By Gastroenterology Associates of S.W. Florida –
Hepatitis C is an infection caused by a virus that attacks the liver and leads to inflammation. The liver is is responsible for removing toxins from the blood, fighting infections, digesting food, and storing nutrients, vitamin and energy. Inflammation from an infection caused by Hepatitis C can prevent the liver from working properly.
Who gets Hepatitis C
Anyone can get Hepatitis C, but some people are at higher risk for contracting the infection, including:
- People who were born to a mother with Hepatitis C.
- People who have had more than one sex partner in the last 6 months or have a history of sexually transmitted disease.
- People who had a blood transfusion or organ transplant before July 1992.
- People with hemophilia who received blood products before 1987.
- People who have used illegal injection drugs.
- People who have received a piercing or tattoo in an unclean environment using unsterile equipment.
Hepatitis C infection usually produces no signs or symptoms during its earliest stages. When signs and symptoms do occur, they’re generally mild and flu-like and may include:
- Nausea and poor appetite
- Muscle and joint pains
- Tenderness in the area of your liver
Hepatitis C infection that continues over many years can cause significant complications, such as:
- Scarring of the liver tissue (Cirrhosis), which makes it difficult for the liver to function properly.
- Liver cancer: A small number of people with Hepatitis C may develop liver cancer.
- Liver failure: A liver that is severely damaged by Hepatitis C may be unable to function.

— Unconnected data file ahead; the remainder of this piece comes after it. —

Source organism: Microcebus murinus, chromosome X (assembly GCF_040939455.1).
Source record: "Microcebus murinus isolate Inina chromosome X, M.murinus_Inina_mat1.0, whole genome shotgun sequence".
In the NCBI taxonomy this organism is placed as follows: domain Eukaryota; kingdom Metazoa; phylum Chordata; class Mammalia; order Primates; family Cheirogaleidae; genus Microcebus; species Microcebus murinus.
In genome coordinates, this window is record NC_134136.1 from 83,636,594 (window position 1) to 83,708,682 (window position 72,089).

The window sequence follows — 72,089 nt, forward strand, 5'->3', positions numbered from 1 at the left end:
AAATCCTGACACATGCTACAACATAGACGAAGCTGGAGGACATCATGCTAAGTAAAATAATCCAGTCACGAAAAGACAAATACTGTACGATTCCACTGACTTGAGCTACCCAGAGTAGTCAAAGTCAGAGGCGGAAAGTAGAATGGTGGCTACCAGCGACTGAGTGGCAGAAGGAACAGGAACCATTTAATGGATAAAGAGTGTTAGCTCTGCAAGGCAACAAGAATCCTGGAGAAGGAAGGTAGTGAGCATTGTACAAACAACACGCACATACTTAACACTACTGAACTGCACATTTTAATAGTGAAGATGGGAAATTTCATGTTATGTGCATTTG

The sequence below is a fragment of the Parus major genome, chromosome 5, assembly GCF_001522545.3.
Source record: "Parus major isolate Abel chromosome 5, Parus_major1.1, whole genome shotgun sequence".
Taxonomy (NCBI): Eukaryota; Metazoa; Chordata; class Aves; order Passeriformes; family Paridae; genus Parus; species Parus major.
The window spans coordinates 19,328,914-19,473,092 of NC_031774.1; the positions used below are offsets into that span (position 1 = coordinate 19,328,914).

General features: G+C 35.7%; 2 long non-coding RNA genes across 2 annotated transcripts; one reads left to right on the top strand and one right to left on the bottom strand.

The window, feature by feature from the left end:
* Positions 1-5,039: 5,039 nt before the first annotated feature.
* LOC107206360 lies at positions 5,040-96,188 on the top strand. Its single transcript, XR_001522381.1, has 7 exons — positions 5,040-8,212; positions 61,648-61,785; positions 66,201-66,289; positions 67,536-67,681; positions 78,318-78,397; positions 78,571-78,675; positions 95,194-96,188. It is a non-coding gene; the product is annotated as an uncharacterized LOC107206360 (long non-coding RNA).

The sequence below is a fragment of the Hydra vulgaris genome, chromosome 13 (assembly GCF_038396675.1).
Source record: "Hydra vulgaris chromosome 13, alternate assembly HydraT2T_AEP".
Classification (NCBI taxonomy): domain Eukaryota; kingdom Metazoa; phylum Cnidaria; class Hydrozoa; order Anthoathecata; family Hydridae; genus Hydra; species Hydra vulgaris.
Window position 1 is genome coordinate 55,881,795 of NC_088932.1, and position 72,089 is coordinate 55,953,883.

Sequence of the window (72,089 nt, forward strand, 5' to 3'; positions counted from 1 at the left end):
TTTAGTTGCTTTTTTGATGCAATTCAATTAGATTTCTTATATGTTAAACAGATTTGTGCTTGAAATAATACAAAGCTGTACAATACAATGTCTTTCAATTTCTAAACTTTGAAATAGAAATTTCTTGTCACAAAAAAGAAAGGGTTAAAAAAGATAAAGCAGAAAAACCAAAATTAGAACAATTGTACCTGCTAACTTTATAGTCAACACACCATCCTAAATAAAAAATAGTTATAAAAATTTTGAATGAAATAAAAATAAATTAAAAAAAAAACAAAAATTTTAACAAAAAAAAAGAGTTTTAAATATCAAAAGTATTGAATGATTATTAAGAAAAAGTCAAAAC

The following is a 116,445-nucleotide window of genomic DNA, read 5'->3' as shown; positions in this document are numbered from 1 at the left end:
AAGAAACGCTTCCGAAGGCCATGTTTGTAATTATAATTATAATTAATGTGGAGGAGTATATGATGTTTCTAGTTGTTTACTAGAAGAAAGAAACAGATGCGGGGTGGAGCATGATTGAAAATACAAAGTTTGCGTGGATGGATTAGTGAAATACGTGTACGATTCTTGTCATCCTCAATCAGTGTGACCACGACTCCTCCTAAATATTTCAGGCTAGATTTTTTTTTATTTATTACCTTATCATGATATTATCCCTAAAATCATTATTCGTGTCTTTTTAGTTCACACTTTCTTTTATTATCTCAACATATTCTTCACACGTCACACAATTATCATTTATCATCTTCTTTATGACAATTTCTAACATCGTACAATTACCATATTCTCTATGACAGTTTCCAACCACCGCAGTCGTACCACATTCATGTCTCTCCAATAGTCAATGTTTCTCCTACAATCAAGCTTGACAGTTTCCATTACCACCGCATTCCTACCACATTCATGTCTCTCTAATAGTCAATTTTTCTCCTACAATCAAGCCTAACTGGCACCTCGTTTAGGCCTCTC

How Is Hepatitis C diagnosed?
Hepatitis C is diagnosed through blood tests. The blood test will measure the quantity of the Hepatitis C virus in your blood (viral load) and evaluate the genetic makeup of the virus (genotyping). Knowing the viral load and the genotype of the virus helps determine which treatment option will provide the best results for each individual case.
Treatment and Drugs
Hepatitis C infection is treated with antiviral medications intended to clear the virus from your body. An additional medication called a protease inhibitor may be added depending on the Hepatitis C genotype. Treatment lasts from 24 to 48 weeks. The antivirals can cause depression and flu-like signs and symptoms, such as fatigue, fever and headache. Some side effects can be serious enough that treatment must be delayed or stopped in certain cases.
If the liver has been severely damaged, a liver transplant may be needed. For people with Hepatitis C infection, a liver transplant is not a cure. Treatment with antiviral medications usually continues after a liver transplant, since Hepatitis C infection is likely to recur in the new liver.
Vaccinations Protect Against Other Forms of Viral Hepatitis
Generally, the treating physician will recommend that someone with Hepatitis C receive vaccines against the Hepatitis A and B viruses. These are separate viruses that can also cause liver damage and complicate treatment of Hepatitis C.
Protect yourself from Hepatitis C infection by taking the following precautions:
- Stop using illicit drugs. If you use illicit drugs, seek help. If you can’t stop, don’t share needles and drug paraphernalia.
- Be cautious about body piercing and tattooing. If you choose to undergo piercing or tattooing, look for a reputable shop. Ask questions about how the equipment is cleaned. Make sure employees use sterile needles. If employees won’t answer your questions, look for another shop.
- Practice safe sex if you choose to have sex.
- Don’t engage in unprotected sex with multiple partners or with any partners whose health status is uncertain. Sexual transmission between monogamous couples may occur, but the risk is low.
Points to Remember:
Hepatitis C is a liver disease caused by the Hepatitis C virus. Anyone can get Hepatitis C, but some people are at higher risk. Get tested if you are at higher risk or think you may have been exposed to the Hepatitis C virus. Many people do not know they are infected. Early diagnosis and treatment can help prevent liver damage. Hepatitis C is treated with drugs that slow or stop the virus from damaging the liver.
Gastroenterology Associates of SW Florida P.A.
www.giaswfl.com | 239.275.8882